Who or what inspired you to take up the piano and pursue a career in music?
We had classical records at home. I loved to listen to them and dance around to them – it was a crucial growing up time for me, like a refuge And there was an old broken down spinet in the house and I loved to play on it. I had favourite albums growing up – the Saint-Saens organ concerto, Tchaikovsky Piano Concerto, oh and the Verdi love duet, that was one of my favourites, the one with Pavarotti. My parents were not musicians, though my father played the guitar, but they were music lovers.
Who or what have been the most important influences on your musical life and career?
György Sebők, the great Hungarian guru of the piano, whom I encountered at my last year at Oberlin Conservatory, sort of randomly when he gave a recital and a masterclass. He had a totally different value system and way of thinking about music. There were so many things about Sebők that were crucial to me, but one of them was this urge to find a kind of balletic parallel to phrases, to find a way to move at the piano that exactly mirrors the essence of the phrase. It was very important to him, as a Hungarian pianist, that notes that are up should be “up”, and notes that are down should be “down”, if that makes sense….there was a way that he used to demonstrate this. There was a naturalness and a simplicity that he was after that I really adored. He had a beautiful way with Mozart which really opened up the music up for me. I knew that I always loved Mozart but I didn’t really know why: he used to unpack the simplest phrases of Mozart, to find a tremendous sense of play, a sense of constant exchange, little surprises that had to be dealt with one way or another or reacted to. I could talk about Sebők for hours!
There was another teacher from that period, who was almost the opposite to Sebők. He was a ‘cello professor at Oberlin and one of things that he talked about was “inhabiting” the music, almost like method acting in theatre. He coached a friend of mine and I on the slow movement of Beethoven E-flat major ‘cello sonata. We loved to argue, as many young musicians do, and he made us meditate on separate things: he made my friend meditate on “filling out” each note right to the end. He made me think about the saddest thing I could imagine, which for me was the idea of not playing the piano. He had an incredible emotional investment in every moment of the music.
These two approaches were quite different, one was incredibly European, the other totally American, but they worked because they were both after the same things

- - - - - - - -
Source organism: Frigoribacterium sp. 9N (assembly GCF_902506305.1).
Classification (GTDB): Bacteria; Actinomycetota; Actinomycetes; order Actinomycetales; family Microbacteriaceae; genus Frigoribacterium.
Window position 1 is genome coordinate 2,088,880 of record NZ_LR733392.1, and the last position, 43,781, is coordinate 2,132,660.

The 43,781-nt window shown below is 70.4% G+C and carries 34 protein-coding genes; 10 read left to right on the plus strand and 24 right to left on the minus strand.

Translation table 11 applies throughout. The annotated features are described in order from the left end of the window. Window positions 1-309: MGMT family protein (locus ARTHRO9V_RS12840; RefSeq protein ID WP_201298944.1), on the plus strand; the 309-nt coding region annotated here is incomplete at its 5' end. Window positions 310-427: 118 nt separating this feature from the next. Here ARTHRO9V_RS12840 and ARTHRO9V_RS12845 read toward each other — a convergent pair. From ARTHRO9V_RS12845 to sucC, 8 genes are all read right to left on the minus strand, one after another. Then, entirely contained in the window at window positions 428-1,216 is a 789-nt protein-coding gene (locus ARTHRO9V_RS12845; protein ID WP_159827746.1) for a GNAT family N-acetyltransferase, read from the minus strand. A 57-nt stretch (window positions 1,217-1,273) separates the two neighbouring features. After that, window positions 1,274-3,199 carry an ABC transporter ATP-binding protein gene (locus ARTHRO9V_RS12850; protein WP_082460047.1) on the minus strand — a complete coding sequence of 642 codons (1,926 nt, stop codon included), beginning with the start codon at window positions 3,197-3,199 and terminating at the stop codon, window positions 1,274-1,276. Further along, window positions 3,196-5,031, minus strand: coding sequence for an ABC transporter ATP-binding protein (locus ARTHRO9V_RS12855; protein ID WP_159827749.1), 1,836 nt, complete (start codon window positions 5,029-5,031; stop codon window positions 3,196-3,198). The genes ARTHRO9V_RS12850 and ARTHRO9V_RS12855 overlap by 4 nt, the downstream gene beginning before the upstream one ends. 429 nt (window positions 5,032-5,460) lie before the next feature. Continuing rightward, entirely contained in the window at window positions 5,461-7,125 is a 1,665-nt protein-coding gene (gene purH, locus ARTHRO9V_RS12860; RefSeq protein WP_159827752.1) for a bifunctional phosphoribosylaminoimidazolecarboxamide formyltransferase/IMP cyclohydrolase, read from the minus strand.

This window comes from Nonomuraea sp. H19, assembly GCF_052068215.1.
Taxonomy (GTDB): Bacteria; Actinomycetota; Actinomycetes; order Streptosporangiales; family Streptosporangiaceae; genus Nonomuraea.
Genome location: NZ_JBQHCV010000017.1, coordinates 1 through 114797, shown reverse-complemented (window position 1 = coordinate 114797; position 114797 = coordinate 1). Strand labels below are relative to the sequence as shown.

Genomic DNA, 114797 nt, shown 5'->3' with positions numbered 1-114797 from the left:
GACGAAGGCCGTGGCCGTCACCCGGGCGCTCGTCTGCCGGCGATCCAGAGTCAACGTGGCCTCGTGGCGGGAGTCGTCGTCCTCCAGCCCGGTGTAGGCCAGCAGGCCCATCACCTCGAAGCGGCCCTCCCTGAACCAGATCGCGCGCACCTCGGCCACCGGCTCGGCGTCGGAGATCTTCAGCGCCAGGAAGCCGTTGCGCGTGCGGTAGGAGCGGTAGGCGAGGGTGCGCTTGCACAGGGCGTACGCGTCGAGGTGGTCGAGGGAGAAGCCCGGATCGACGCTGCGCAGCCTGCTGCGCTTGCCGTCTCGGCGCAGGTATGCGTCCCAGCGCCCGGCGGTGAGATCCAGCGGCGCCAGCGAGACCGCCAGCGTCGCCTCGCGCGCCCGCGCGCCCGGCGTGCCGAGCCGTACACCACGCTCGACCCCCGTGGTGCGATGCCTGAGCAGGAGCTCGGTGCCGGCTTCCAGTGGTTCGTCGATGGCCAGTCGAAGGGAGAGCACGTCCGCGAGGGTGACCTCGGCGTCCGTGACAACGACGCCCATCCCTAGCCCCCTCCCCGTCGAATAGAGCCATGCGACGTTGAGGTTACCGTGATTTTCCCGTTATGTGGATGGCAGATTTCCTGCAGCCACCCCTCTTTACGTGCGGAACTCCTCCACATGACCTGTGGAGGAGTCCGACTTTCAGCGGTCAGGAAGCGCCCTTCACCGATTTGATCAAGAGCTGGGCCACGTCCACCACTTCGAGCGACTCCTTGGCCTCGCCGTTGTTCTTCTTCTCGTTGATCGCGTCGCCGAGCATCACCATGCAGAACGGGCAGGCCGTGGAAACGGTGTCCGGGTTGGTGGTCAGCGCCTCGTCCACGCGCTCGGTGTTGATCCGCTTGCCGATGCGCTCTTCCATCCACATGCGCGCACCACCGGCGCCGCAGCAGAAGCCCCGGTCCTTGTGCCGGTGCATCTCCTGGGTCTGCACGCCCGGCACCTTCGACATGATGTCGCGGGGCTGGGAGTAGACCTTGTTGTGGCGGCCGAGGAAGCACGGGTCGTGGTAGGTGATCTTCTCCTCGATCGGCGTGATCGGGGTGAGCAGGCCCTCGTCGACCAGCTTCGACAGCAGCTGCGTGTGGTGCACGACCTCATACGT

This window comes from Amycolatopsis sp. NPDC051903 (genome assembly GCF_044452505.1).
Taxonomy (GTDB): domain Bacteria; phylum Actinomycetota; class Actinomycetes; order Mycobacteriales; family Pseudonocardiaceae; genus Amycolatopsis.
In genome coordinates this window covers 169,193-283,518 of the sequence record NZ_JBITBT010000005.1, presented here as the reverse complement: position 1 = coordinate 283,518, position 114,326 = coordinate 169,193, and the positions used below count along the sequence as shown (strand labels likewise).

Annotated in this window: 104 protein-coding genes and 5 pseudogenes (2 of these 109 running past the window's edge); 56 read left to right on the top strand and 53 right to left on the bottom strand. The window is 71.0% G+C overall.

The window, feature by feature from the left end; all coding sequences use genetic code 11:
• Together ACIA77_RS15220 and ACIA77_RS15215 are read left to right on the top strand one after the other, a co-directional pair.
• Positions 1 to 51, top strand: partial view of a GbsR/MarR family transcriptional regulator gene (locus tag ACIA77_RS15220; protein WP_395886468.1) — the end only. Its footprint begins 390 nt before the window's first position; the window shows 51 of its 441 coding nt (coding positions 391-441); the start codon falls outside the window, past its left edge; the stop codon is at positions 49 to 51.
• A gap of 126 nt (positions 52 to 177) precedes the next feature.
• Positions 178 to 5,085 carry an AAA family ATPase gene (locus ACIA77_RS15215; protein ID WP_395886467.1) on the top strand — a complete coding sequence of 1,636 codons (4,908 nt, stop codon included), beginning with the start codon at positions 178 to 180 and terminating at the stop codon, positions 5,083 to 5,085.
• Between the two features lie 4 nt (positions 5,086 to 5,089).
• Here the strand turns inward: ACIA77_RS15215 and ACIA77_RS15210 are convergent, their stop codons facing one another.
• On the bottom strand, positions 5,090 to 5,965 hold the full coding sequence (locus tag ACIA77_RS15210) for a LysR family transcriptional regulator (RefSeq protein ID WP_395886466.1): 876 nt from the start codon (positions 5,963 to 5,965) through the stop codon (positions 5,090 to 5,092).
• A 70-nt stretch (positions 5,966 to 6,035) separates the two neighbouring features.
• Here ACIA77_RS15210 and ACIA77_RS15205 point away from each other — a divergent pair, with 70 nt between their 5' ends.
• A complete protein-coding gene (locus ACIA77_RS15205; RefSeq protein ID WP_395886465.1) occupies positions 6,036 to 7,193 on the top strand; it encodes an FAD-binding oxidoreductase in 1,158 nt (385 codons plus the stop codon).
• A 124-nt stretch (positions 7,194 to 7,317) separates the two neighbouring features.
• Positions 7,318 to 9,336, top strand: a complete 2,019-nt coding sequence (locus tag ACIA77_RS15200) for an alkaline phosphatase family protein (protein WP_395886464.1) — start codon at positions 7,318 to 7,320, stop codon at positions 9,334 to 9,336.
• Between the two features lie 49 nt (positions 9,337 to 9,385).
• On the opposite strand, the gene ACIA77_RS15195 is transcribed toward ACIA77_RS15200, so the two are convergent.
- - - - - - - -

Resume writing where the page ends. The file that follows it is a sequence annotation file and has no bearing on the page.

What have been the greatest challenges of your career so far?
Trying to do too much! And balancing writing and playing. I would say the greatest challenge is just to play well night after night and to practice well. And having a life on top of all of that!
Which performance/recordings are you most proud of?
There is a quote from Vladimir Nabokov, when asked what was his favourite novel, he replied “the one I’m about to write”, which I think is the best answer to this question! When I did the Ligeti Etudes it was a very charged moment in my life, it was music I really believed in, and it was fun to work on that music that hadn’t been that much recorded at that time.
Which particular works do you think you play best?
I do a lot of Bach, a lot of Mozart and Beethoven, some Schumann. And I’ve been doing with a great deal of pleasure, especially for me, a lot of Renaissance keyboard music. And through Sebők I am a big Bartok person. And Ligeti and Ives too
How do you make your repertoire choices from season to season?
Each project comes from a kind of notion, for example with the music history programme, I felt we all know the story of Western classical music from classes at school, although in the classical world the focus tends to be between 1650 and 1950 and of course there are many hundreds of years that are shunted off to the side. And the story is longer than that and has many beautiful elements. To my mind it is like an epic story or an epic poem, and I felt it would be useful, as in a time lapse photo, to watch it go by and feel the pull of time and see all the new ways in which each new gain or vision of music is also a loss – an incredible cycle of destruction and creation. I tried to find a way to do it in an evening’s span. I was very constrained – in the selection of pieces and how long each piece should be, so it was kind of a mental exercise.
When I did Goldbergs Variations and Ligeti Etudes that was interesting – Ligeti is all about disorder and chaos, and a new mathematical order to the world, whereas Bach is the opposite: at the end of the Variations it is all about order and clarity
As a musician, what is your definition of success?